For our hunter-gatherer ancestors, wild animals generally represented either a food source or a potential danger. Detecting an animal's immediate presence and then monitoring its movements was vital to the physical safety, nutrition, and well-being of stone-age families.
Now a team of researchers at the University of California, Santa Barbara has identified a nonconscious attention system, which still exists in the human brain, that maintains awareness of non-human animals and tracks changes in their location, behavior, and trajectory.
The researchers present evidence that human visual attention includes a high-level, category-specialized system that monitors animals in an ongoing manner.
"This system is designed to attend to animals," said Leda Cosmides, a professor of psychology and co-director of the Center for Evolutionary Psychology at UCSB. She completed the study with John Tooby, a professor of anthropology and also co-director of the Center for Evolutionary Psychology, and Joshua New, lead author of the study and a former student at the center. He is now a postdoctoral researcher in the Department of Psychology at Yale University.
Using a common change-detection paradigm in which test subjects were exposed alternately to complex natural scenes and duplicate images that included a single change, the researchers found that participants detected changes involving animals more quickly and with greater accuracy than changes in all other tested categories of inanimate objects.
"This study shows that once the brain recognizes an animal, a monitoring system comes into play. The fact that animals so easily recruit attention and you can't help but monitor them means you're more likely to see something that could harm you or your child," said Cosmides.
Added Tooby: "Animals were also a major source of food for our ancestors. It was very useful to be designed in such a way that you would notice potential family meals that had strayed close enough for you to capture them."
According to the researchers, the attention system was shaped by ancestral selection pressures. It was built into visual attention because of its benefits over evolutionary time. The authors compare it to the human appendix--useful in the past, but unnecessary in our modern environment.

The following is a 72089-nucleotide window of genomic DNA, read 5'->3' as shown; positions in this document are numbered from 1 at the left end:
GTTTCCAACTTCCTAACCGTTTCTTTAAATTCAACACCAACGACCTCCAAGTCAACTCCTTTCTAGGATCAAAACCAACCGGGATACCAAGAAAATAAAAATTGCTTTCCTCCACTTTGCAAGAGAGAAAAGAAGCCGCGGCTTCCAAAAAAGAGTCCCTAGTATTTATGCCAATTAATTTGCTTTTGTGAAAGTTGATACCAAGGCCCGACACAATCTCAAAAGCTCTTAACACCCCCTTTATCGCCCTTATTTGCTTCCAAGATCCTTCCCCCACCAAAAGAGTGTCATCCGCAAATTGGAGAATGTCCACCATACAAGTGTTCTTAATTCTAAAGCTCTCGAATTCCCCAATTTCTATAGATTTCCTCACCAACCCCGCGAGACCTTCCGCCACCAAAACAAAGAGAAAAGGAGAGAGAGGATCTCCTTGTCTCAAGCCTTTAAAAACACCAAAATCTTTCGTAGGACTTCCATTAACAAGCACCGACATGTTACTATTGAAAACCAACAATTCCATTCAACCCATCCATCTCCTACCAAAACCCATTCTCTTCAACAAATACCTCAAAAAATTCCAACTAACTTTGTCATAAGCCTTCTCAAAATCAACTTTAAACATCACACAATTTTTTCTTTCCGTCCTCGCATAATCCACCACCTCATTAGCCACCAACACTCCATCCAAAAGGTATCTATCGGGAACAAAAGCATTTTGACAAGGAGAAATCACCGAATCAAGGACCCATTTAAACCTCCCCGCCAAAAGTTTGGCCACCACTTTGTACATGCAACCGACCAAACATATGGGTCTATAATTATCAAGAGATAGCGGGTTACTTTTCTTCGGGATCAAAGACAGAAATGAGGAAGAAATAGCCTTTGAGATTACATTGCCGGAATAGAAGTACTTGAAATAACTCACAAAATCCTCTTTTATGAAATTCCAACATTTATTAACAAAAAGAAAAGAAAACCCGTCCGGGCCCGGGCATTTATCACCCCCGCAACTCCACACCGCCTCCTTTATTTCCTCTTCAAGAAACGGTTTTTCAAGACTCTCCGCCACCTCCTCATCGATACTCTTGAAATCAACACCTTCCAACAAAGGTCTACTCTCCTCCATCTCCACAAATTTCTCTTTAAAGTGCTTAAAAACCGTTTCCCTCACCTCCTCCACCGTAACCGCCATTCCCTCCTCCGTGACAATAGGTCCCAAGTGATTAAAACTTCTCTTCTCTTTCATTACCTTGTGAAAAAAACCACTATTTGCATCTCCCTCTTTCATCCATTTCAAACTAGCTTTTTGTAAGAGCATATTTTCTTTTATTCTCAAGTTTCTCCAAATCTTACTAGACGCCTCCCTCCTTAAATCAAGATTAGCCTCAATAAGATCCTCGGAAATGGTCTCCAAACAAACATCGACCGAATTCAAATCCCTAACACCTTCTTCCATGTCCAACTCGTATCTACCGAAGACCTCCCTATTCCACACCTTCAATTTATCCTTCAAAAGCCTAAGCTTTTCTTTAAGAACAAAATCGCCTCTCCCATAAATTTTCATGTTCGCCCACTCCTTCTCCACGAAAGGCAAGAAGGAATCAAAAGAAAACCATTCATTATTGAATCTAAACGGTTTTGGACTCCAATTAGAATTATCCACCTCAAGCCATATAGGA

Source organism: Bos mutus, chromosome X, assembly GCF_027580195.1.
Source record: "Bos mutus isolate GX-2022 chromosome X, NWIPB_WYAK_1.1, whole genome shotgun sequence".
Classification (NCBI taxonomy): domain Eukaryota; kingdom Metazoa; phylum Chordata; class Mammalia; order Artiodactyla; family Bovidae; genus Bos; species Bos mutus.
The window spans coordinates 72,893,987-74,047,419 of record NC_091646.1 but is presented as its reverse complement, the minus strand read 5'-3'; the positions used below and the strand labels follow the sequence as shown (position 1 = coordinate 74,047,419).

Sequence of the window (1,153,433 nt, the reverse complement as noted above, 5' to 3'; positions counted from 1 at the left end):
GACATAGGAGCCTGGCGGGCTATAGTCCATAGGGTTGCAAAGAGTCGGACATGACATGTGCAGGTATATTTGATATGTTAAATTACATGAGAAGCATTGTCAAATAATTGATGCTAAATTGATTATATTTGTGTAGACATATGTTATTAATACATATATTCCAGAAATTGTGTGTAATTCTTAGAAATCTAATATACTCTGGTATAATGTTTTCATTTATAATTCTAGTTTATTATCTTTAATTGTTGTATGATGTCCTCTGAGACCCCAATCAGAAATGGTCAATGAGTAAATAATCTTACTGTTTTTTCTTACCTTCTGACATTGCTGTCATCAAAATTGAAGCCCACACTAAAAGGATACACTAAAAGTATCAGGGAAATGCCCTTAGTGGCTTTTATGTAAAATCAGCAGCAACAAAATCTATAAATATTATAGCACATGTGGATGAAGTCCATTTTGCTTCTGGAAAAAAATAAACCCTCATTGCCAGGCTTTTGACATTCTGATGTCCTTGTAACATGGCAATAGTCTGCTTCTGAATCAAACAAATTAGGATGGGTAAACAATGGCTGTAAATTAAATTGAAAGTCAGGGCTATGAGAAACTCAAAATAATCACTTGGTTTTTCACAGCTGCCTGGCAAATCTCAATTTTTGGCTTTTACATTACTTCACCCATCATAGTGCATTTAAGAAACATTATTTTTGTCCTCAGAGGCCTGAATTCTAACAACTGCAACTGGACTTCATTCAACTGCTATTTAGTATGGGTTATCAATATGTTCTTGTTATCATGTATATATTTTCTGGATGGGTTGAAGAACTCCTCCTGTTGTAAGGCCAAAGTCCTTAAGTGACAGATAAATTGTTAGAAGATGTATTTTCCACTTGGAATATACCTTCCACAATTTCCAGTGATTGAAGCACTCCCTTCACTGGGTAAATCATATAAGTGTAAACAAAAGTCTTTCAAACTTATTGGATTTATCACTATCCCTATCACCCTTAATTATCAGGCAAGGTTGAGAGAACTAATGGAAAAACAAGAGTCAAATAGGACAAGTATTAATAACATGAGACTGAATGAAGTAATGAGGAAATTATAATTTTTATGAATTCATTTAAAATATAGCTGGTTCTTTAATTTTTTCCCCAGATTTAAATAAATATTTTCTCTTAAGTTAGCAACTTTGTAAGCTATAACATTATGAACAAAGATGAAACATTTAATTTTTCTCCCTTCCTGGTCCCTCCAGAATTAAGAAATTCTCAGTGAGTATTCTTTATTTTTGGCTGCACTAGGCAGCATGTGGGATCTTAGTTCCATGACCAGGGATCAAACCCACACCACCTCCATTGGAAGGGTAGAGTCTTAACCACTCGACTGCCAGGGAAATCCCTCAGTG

"There's a phenomenon in the brain called inhibition of return that prevents the eyes from returning too soon to objects they've already focused on," said Tooby. "Say your eyes jump to a doorknob across the room. Your eyes won't jump back there again for a while unless something specific draws their attention to it. The brain inhibits them from returning to the doorknob.
"When animals are involved, however, your eyes aren't inhibited from returning to the object. For example, if you catch sight of a rhino and see that it's grazing, your eyes will continue to jump back to it. Your brain is designed to monitor that rhino closely because, unlike the doorknob, at any time it could change position and pose a significant threat to you," Tooby said.
To demonstrate that these differences in inhibition of return represent a characteristic hardwired into the brain rather than a general learning process, the researchers included images of vehicles in the scenes they presented to test subjects.
"Over the course of their lives everyone is trained to watch cars and other vehicles for changes in direction and speed that could represent potentially life-threatening danger," Tooby said. "So what's surprising is that where vehicles are concerned the same inhibition of return exists as with other inanimate objects."
Two of the pictures used in the study showed different scenes of an African savannah: one featuring a tiny elephant standing in the distance and camouflaged against a backdrop of trees, and one with a bright red minivan in the foreground. Both objects appeared and disappeared as the pictures flipped back and forth. Subjects noticed changes to the elephant 100 percent of the time, but almost 30 percent of them missed entirely the changes to the high contrast, bright red minivan.
"You might think that could be attributed to the human mind being more interested in animals than in other objects," said Cosmides. "But we found that what predicted attention was whether or not the targets were animals or people."
Added Tooby: "Many people think that experience is the only thing that makes us what we are. What this tells us is that the evolved organization of the mind matters, even in determining what we pay attention to. And that's surprising to conventional thought."
These findings will be published the week of September 24 in the Early Online Edition of the Proceedings of The National Academy of Sciences.
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